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  1. #1
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    Water splashing thru tarp, height?

    Just out of curiosity - has anyone else had much of an issue with water coming through their tarp in a heavy rain? Not much, just a "mist".

    How high do you hang the tarp from the ridge line of the hammock? I've been in the habit of tieing my tarp off to the hammock suspension (specifically the biners I use to clip my web straps together). The tarp ends up right on the ridge line of the hammock. I am thinking of tieing off the tarp separately - and higher - next time. This would even let me hang my clothes over the ridge line of the hammock and not be pressed against the tarp in the rain getting the clothes soaked.

  2. #2
    Senior Member Roadtorque's Avatar
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    In the winter I usually hang my tarp like you do...right on or just above the hammock ridge line and I take the tarp ends right down to the ground to help trap in some warmth. Almost all other times the tarp is probably two feet above the hammock ridge line to help with ventilation and so I can see out (porch mode). I wouldn't be surprised if the "mist" you are feeling is built up condensation on the underside of the tarp. Usually if a tarp leaks the water runs down the ridge line seam and drips off. That's my experience
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  3. #3
    Needs more Hang time Catavarie's Avatar
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    Misting is a somewhat common occurance with silnylon tarps in heavy rain. Guess you'll just have to pull the trigger on that new Cuban Fiber tarp you've been eyeing.

    Don't try to be like that, we all know you've been wanting a tarp upgrade.
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  4. #4

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    Or the old urethane over Nylon. ;-)

  5. #5
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    Is cuben fiber that much better than silny? I didn't go for it for 2 reasons when I got my hammock - 1. it is "loud" (crunchy, reminds me of a bag of potato chips) and 2. it is expensive. I never considered the waterproof'ness.

  6. #6
    Dutch's Avatar
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    I don't have much trouble with sil but I think cuben is 100% waterproof.
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  7. #7
    AaronAlso's Avatar
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    My understanding is that some silny is better than others. There are variations between manufacturers and between batches. So it can be a shooting match. I'm really leaning towards PU coated 1.1oz nylon or better yet polyester for the rainy seasons. At an average 1.5oz/sqyd the extra weight is worth it to me. For long distance hiking I do see the advantages of something like cuben or spinn. However, for car camping or day/section hiking I don't think it's cost efficient.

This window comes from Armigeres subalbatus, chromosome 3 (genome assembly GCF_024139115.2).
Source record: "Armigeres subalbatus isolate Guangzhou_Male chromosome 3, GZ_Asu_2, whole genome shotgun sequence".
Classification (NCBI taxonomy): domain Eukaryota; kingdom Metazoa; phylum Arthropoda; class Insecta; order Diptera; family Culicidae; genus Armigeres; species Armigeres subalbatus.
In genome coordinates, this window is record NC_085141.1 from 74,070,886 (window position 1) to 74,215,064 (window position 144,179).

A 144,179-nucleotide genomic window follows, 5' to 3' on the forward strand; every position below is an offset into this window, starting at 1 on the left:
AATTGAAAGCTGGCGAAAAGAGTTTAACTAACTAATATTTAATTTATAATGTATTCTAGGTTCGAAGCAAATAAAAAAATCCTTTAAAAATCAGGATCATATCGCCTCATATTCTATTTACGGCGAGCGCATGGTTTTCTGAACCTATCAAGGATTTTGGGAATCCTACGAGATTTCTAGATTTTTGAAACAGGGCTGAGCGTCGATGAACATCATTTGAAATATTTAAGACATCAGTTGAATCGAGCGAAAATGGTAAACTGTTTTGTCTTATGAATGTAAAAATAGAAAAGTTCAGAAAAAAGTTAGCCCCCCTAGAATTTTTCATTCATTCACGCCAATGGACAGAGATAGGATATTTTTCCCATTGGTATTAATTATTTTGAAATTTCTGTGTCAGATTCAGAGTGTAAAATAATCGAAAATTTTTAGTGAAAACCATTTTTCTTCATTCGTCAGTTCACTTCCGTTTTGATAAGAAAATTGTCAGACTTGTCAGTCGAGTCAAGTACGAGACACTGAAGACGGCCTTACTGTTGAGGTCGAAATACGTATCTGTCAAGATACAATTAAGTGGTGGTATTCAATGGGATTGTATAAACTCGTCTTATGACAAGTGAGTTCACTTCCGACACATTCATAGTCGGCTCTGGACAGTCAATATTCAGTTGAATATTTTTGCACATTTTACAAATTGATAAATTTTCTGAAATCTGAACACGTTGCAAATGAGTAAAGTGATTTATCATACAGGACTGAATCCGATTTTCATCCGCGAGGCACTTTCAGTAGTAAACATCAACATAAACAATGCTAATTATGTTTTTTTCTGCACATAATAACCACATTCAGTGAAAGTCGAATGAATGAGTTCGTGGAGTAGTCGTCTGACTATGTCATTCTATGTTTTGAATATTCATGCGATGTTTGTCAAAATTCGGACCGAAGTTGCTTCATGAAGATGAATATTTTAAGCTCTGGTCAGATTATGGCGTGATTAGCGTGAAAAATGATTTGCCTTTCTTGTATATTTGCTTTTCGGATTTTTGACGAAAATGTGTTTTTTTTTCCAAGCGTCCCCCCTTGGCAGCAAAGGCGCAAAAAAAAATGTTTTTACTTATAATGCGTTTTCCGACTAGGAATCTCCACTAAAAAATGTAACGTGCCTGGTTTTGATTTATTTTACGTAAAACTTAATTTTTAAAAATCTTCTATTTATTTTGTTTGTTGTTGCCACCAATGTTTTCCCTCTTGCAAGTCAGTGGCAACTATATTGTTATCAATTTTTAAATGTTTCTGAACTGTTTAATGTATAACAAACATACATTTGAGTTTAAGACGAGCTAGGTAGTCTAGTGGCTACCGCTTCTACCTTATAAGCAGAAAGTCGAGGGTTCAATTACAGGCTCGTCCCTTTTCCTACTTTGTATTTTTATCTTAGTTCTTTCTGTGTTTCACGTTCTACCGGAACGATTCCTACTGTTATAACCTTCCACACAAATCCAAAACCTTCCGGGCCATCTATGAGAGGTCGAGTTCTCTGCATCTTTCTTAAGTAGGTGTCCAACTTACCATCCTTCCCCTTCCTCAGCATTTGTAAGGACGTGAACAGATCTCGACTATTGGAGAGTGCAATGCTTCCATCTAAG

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  8. #8
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    Using a DIY cuben out on the AT right now and have been through some heavy rains the past couple weeks in CT, NY, and NJ.

    Noise has not been an issue at all. Not with the .51 weight that we use (or most of the makers use). Not even close to a bag of chips in my experience.

    It is waterproof. You can get out of your hammock, have your back up against the tarp and not get wet. Just like a plastic sheet.

    Condensation can happen, but pretty infrequently.

    At the original question, I hang mine on a ridgeline above my hammock, usually about 6-12" above the hammocks ridgeline. I hang it high as I am 6'5".

  9. #9
    Senior Member Cannibal's Avatar
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    Agree with the others, look for a cuben or Spinn tarp and your problems are solved. Both share the trait of being waterproof and both are bone dry on the inside, even with direct pressure.

    However, sil can be made to work. There is a trade-off when winds are involved though. Hang a sil tarp loosely. By that I mean, don't pitch it drum tight. If you allow some give in the fabric, the rain drops don't hit with the same PSI. Without that pressure, the weave of the fabric doesn't open and the water stays outside; where it belongs.
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  10. #10
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    If you want to keep the sil, make a mix of about 1 part bathroom silicon and 4 part low odour turps (hard to mix - i put mine in a old soda bottle and shook for ages). Stretch your tarp out reasonably tight and paint on with a brush or roller. You can coat more than once if you like. Once it is dry dust lightly with talc to stop the material being sticky.

    Improves poorer quality silnylon and doesn't add much weight. I am sure it is still not as waterproof as PU or some other options though.

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